The Canterbury Tales And The P

In Geoffrey Chaucer’s famous work, The Canterbury Tales, he points out many inherent flaws of human nature, all of which still apply today. In the phrase, “avarice is the root of all evil” (Hopper, 343), one can fail to realize the truth in this timeless statement because of its repetition throughout history. Whether applied to the corrupt clergy of Geoffrey Chaucer’s time, selling indulgences, or the corrupt televangelists of today, auctioning off salvation to those who can afford it, this truth never seems to lose its validity. Many things have changed since the fourteenth century, but human’s ability to act foolish is not one of them. The best example ...

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down thinly…But sparsely it lay, by shreds here and there” (Hopper, 343). Also, described in the General Prologue the Pardoner is described as a “gelding or a mare” (Hopper, 44), the Pardoner is presented as apparently lacking the male sexual organs that would “allow him to assume a straightforward gender identity” (Patterson, 371). The general tone of the description paints a picture of the Pardoner as corrupt and slimy from the very beginning of The Canterbury Tales. This image is carried on throughout, and proven several times over in his preceding speech and tale.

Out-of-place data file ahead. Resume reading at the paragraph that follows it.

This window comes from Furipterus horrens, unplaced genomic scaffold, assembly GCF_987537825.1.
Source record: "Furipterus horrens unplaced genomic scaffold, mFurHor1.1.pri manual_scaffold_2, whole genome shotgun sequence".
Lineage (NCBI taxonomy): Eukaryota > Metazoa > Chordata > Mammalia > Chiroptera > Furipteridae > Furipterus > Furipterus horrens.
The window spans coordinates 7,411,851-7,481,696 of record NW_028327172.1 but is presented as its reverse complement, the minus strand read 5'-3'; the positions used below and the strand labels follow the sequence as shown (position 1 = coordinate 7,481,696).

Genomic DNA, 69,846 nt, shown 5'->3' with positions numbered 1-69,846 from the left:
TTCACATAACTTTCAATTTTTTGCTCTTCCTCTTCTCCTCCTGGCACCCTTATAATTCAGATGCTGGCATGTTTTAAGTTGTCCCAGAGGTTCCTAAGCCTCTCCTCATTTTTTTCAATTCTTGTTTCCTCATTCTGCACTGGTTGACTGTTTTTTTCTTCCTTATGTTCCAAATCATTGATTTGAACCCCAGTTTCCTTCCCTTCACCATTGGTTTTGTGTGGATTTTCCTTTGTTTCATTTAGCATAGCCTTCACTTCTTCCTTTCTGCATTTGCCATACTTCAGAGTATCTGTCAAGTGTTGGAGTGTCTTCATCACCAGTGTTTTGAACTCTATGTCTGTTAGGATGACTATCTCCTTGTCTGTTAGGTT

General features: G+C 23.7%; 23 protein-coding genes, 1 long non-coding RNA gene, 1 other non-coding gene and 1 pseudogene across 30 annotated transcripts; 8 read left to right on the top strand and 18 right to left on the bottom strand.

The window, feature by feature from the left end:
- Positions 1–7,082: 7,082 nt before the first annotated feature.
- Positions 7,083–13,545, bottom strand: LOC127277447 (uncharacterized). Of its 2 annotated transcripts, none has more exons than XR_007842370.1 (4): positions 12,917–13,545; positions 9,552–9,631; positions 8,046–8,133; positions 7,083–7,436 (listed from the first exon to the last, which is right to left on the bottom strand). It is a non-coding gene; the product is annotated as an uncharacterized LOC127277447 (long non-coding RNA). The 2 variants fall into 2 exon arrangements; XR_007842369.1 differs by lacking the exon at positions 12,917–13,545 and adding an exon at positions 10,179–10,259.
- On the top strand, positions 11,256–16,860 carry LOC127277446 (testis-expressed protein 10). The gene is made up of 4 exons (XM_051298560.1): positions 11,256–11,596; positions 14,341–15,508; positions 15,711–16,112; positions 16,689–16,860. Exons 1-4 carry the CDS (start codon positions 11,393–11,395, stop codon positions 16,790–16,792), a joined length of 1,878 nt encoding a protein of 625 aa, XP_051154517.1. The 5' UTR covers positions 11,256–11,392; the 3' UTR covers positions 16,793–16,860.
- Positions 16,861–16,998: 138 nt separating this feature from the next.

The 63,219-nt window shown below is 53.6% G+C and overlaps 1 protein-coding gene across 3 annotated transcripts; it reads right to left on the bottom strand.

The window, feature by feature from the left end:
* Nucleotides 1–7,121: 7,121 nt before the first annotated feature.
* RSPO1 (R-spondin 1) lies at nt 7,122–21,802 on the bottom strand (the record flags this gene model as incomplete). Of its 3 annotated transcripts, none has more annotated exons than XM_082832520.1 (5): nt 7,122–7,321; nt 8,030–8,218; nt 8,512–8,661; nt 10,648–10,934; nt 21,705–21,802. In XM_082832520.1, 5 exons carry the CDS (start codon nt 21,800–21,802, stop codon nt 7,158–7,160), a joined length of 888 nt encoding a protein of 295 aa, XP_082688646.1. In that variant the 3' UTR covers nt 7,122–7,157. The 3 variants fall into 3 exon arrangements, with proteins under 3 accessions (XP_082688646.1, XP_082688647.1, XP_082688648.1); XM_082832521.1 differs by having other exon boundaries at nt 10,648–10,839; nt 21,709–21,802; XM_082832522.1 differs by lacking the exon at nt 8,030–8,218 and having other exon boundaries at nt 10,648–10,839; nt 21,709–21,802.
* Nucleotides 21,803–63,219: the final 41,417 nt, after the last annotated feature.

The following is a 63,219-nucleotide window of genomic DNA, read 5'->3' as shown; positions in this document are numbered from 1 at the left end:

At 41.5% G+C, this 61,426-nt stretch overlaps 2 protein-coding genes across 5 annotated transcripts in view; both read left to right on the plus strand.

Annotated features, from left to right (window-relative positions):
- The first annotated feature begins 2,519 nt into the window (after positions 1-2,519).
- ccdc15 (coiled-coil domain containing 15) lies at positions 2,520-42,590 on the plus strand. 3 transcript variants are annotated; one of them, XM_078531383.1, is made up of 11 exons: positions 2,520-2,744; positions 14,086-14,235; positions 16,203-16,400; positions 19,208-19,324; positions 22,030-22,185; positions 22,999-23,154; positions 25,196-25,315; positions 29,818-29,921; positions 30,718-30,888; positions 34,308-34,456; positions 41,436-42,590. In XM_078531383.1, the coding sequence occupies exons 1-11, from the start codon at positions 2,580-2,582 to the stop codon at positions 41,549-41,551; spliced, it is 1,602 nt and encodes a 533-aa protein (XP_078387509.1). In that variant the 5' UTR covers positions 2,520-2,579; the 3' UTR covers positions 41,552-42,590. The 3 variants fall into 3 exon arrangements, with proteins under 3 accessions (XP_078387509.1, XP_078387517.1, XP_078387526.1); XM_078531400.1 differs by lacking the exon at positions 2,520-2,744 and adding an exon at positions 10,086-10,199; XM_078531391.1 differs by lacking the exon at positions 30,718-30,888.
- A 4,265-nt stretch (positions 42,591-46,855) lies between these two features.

Before the Pardoner begins his tale, he delivers a sort of disclaimer, informing the pilgrims of his practices within the church. The Pardoner was an expert at exploiting parishioner’s guilt for his financial gain. He sold them various “relics” that supposedly cured ailments ranging from sick cattle to jealousy. If the relics did not seem to work, it ...

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The Canterbury Tales And The P. (2004, January 19). Retrieved January 17, 2021, from
"The Canterbury Tales And The P.", 19 Jan. 2004. Web. 17 Jan. 2021. <>
"The Canterbury Tales And The P." January 19, 2004. Accessed January 17, 2021.
"The Canterbury Tales And The P." January 19, 2004. Accessed January 17, 2021.
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Added: 1/19/2004 08:24:57 PM
Category: English
Type: Premium Paper
Words: 1128
Pages: 5

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